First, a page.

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Small Engines (Lawn Mowers, etc.)/Kohler engine crankcase pressure blows oil seal


I have a 25hp OHV Kohler Command series engine on a Grasshopper lawnmower. The engine has about 1200 hours on it, and runs without missing or using oil. Recently while mowing, large amounts of oil appeared. I shut it down immeadiately. After inspection, I found that the rear oil seal had come out. I disassembled far enough to replace the seal, and reassembled. The engine started right up, ran as normal at low speeds, and I tried mowing again. After about 15-20 mins or so of mowing, the seal blew out again. I DID NOT replace the seal with a new one, just put the original back in place. It did not appear to be worn or hard. Is it possible this is just an issue with the seal itself, or is it more likely to be an issue with crankcase pressure? I've seen where the crankcase breather on these engines can become plugged, but would this cause the seal to be blown out? I am very mechanical, but I just don't have much of anything as far as testing equipment goes. Is there any way to tell if the seal should be replaced? Should I replace it and try again? Or should I disassemble farther and check the breather?

Replace seal and check breather.  A breather is like a PCV valve allowing the engine to form a vacuum so the oil stays inside the engine.  You can make an inexpensive manometer or purchase an inexpensive vacuum gauge and a rubber cork to check the engine vacuum.  It MUST maintain vacuum or it will blow the seals and oil out of the engine.


Small Engines (Lawn Mowers, etc.)

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Eric A. Jones


Lawnmower Repair . Certified Master Service Technician from B&S. Have 23 years experience on B&S, Lawn Chief, Weed Eater, Echo, Peerless, Wheel Horse, Snapper, Atlas, MTD, McCulloch, Homelite and many other numerous brands. Specialize in electrical repair.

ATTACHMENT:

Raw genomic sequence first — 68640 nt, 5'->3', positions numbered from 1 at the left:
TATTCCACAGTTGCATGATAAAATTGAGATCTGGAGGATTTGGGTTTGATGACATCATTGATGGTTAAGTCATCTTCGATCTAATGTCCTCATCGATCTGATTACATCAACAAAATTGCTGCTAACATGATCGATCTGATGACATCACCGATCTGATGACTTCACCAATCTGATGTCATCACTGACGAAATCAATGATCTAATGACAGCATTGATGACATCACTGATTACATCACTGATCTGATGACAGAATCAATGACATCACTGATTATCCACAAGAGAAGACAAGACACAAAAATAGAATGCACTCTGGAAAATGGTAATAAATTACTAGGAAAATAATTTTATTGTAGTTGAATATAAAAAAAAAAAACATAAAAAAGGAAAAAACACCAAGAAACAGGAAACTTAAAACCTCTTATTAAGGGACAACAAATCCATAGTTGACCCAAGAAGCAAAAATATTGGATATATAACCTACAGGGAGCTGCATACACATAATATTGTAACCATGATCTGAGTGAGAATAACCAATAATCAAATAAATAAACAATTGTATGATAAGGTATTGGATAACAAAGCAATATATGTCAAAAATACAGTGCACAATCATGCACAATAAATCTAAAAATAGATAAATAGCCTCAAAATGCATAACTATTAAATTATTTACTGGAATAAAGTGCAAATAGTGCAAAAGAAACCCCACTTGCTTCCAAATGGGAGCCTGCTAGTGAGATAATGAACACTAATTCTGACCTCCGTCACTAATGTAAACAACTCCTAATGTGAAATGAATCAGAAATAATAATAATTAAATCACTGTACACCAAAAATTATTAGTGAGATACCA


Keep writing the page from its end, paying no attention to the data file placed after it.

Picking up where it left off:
Born and raised in the midwest. Started tinkering with engines when I was about 14 on my Suzuki RM-80. I began lawn mower repair at a small hardware store. I knew absolutely nothing. I read lots of repair manuals and met an older fellow who taught me many lessons. I continued working on small engines through high school and paid my way through college working on mowers at the same hardware store. Decided to get away from the midwest and mower repair so I joined the Air Force. I repaired air traffic control electronic equipment and ended up in Hawaii where I got a part time job at Small Engine Clinic. I gained a lot of experience from the Small Engine Clinic and had a blast repairing small engines. I then took the Briggs and Stratton Master Service Technician test and earned my MST. I then traveled to Wisconsin where I attended the factory update training seminar and received formal training. Continued working on mowers part time as I completed 20 years of military. Retired from the military on a Friday and continued in the lawn and garden industry the next Monday.

MAS Aerospace Operations BA Mathematics AAS Electronic Communications AAS Electronic Technology

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